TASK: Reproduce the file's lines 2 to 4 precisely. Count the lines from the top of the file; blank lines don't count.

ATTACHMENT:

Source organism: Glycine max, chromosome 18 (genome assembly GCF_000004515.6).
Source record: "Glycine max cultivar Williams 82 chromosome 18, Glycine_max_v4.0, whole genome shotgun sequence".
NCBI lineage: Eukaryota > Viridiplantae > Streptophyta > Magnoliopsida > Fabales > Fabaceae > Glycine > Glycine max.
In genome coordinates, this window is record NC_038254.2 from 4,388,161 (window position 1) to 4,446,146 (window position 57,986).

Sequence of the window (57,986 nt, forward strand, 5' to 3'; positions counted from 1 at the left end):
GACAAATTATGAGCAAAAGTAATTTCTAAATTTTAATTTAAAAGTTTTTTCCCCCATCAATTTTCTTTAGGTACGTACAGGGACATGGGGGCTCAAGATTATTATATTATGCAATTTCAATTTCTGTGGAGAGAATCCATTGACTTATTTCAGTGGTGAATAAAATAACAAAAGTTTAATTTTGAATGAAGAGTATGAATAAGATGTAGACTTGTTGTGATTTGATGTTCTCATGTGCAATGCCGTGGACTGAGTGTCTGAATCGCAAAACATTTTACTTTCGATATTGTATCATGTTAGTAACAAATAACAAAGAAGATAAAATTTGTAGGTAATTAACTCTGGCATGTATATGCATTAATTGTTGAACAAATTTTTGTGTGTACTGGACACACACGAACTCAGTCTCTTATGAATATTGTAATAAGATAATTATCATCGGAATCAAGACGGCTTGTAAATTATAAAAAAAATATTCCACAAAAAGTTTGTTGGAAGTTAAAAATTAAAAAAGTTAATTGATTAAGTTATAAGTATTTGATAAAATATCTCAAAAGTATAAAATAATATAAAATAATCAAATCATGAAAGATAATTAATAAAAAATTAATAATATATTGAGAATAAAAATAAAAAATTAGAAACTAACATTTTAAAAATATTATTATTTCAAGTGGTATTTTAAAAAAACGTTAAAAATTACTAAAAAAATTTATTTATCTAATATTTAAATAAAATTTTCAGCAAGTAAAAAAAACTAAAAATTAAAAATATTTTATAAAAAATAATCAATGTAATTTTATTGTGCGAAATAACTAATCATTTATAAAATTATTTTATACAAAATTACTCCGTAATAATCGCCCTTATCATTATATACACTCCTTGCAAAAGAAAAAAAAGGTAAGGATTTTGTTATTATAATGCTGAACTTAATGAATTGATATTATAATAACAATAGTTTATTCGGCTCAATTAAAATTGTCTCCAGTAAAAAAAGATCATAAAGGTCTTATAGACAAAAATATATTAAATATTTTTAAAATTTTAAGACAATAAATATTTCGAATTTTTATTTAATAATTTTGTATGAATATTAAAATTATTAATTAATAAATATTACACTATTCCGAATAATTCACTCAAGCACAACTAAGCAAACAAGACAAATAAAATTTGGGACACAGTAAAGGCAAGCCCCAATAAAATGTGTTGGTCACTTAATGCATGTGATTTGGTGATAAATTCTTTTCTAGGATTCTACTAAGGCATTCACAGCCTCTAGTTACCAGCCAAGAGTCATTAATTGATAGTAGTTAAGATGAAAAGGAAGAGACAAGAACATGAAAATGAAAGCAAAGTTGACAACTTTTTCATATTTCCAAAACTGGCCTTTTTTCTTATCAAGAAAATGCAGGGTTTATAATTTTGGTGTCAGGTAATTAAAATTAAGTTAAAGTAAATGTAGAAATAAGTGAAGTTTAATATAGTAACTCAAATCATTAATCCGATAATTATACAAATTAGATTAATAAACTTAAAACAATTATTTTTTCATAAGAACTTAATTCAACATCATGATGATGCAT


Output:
Source record: "Glycine max cultivar Williams 82 chromosome 18, Glycine_max_v4.0, whole genome shotgun sequence".
NCBI lineage: Eukaryota > Viridiplantae > Streptophyta > Magnoliopsida > Fabales > Fabaceae > Glycine > Glycine max.
In genome coordinates, this window is record NC_038254.2 from 4,388,161 (window position 1) to 4,446,146 (window position 57,986).